Yes, I know that there are high-school video classes and art computer labs, but they need to be turned into engines for creativity and usefulness, not abstract, high falutin’ artsiness based on some 1970s concepts of self-expression. Don’t make black and white films about leaves reflected in puddles, make a video to promote adoption at the local animal shelter. Don’t do laborious charcoal drawings of pop stars, generate ideas on paper. Fill 100 post-its with 100 doodles of ways to raise consciousness about the environment or income inequality or saving water. Stop making pinch pots and build a 3-D printer and turn out artificial hands for homeless amputees.
(And, by the way, if we teach kids loads of math and science but don’t encourage their creativity, they aren’t going to grow up to be great engineers and scientists and inventors and discoverers — just drones and dorks.)
Creativity is not a ghetto, not a clique, not something to be exercised alone in a garret. It’s also not a freakshow of self-indulgent divas and losers.
Creativity is about helping to solve the world’s many problems. We need to make sure that the kids of today (who will need to be the creative problem solvers of tomorrow) realize their creative potential and have the tools to use them. That matters far more than football team and standardized test scores.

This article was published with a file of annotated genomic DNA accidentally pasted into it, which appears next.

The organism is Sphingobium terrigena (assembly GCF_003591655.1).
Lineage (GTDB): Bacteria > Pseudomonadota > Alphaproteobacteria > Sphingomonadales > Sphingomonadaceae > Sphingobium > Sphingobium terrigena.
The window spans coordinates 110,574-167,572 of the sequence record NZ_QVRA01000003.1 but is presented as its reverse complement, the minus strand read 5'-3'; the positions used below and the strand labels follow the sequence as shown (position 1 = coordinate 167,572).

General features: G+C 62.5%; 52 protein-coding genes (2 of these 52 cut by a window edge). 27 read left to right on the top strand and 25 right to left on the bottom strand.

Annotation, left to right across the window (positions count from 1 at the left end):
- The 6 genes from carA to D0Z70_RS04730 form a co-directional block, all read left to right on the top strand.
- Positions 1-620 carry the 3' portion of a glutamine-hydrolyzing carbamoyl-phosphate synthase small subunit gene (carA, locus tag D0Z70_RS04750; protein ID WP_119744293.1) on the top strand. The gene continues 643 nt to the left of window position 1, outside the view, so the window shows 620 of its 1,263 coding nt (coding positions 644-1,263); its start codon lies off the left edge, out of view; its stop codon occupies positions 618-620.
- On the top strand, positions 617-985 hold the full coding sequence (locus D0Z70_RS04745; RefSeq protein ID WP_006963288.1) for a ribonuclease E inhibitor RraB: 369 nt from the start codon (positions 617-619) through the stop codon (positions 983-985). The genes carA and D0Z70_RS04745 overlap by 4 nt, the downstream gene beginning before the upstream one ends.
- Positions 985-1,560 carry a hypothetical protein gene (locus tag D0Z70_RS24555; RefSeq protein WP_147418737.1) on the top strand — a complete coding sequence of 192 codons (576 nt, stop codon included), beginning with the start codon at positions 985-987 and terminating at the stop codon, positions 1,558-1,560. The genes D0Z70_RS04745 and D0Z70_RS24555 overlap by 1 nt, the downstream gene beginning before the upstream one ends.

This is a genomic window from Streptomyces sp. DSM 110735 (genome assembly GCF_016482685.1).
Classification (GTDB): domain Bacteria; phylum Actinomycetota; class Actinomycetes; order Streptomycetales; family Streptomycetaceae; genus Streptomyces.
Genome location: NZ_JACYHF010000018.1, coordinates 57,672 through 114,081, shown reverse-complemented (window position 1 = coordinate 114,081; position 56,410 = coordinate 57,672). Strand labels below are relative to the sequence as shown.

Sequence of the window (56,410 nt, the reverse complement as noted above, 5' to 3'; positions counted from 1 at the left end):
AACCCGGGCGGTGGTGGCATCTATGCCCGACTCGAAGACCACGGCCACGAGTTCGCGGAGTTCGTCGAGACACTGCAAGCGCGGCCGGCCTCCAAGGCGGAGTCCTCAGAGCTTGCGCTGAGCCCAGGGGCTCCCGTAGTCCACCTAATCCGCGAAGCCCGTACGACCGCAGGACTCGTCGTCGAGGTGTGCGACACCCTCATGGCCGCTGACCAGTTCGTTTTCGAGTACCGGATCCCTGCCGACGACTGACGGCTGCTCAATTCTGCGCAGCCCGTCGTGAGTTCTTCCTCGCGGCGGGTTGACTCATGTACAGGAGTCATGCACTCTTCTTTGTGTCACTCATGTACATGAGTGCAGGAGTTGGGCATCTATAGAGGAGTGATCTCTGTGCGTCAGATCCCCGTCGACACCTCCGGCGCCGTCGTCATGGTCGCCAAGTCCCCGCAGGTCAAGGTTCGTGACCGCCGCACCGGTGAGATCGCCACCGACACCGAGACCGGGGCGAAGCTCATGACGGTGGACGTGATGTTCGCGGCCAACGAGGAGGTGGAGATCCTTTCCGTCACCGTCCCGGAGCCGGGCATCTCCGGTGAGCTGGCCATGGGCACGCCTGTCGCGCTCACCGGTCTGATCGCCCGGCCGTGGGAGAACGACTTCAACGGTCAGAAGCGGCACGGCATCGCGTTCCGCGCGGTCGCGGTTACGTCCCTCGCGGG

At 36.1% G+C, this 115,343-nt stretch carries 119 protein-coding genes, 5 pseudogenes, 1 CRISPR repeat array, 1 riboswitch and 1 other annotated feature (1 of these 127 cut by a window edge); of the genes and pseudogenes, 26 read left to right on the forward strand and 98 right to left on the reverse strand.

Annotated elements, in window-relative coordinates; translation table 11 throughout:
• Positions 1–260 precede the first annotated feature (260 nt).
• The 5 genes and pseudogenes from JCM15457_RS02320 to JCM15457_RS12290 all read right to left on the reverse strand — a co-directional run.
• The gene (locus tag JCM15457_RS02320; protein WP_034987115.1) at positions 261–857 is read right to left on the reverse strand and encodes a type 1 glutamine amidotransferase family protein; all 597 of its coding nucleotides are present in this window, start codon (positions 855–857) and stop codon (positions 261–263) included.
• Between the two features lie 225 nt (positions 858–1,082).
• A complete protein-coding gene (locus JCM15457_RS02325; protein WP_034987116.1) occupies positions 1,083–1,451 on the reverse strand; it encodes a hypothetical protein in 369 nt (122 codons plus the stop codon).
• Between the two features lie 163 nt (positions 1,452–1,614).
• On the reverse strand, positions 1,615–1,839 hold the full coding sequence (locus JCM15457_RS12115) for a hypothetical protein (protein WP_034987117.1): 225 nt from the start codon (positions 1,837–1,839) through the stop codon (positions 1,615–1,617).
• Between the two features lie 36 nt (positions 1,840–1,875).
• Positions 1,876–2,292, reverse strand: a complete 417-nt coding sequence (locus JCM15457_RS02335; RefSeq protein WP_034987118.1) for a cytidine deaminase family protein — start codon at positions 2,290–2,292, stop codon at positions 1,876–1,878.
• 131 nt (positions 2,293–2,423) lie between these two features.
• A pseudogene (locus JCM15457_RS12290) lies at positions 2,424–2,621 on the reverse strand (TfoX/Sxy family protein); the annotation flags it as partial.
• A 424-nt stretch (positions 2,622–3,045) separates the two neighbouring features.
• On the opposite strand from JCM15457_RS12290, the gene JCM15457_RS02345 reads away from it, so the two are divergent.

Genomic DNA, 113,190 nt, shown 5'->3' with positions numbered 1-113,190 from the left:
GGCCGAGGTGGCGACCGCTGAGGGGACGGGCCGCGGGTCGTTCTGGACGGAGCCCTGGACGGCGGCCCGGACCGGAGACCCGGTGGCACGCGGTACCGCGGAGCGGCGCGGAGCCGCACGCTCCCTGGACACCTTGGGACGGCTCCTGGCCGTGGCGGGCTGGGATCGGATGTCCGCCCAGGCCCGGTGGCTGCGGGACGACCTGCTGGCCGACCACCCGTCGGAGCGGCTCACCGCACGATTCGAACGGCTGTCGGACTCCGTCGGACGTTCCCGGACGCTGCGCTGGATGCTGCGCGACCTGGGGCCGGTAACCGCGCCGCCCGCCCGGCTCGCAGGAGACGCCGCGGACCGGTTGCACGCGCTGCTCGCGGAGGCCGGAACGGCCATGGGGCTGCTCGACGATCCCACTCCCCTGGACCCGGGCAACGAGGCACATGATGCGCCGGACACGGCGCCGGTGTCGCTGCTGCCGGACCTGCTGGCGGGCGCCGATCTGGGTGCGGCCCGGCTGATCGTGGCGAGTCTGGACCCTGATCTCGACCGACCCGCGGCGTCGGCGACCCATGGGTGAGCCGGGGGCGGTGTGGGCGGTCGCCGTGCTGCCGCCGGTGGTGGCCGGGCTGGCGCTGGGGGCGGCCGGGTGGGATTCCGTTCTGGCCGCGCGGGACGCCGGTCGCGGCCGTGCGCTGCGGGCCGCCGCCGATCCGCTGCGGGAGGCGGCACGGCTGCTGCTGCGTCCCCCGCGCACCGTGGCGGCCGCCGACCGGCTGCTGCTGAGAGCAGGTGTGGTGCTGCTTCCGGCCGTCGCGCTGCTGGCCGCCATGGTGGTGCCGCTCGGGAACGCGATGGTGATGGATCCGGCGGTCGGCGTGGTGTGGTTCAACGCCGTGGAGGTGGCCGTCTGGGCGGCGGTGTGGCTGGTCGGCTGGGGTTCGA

What do you think?
Related Post: How to make anything
I’ve just completed the first leg of my European crusade: a week in Switzerland. Basel is a lovely medieval city along the Rhine right on the edge of Germany and France. It’s home to loads of banks and pharmaceutical corporations and two dozen museums — some with extremely contemporary contemporary art, one which is the size of a doorway.
I’ll tell you more about my visit to the city in another post. Today I’ll just try to summarize why I was there.
Last winter, I was invited to be an artist-in-residency at the International School of Basel this September. Perhaps you remember that a year ago, I was in residency at another ISB (the International School of Beijing) and had a lovely and illuminating time, so this invitation was very welcome. I was pumped to spend more time with kids, making art, and wallowing in their creative energy. Additional pluses: I’ve never been to Switzerland and, of course, Basel is a mecca for art.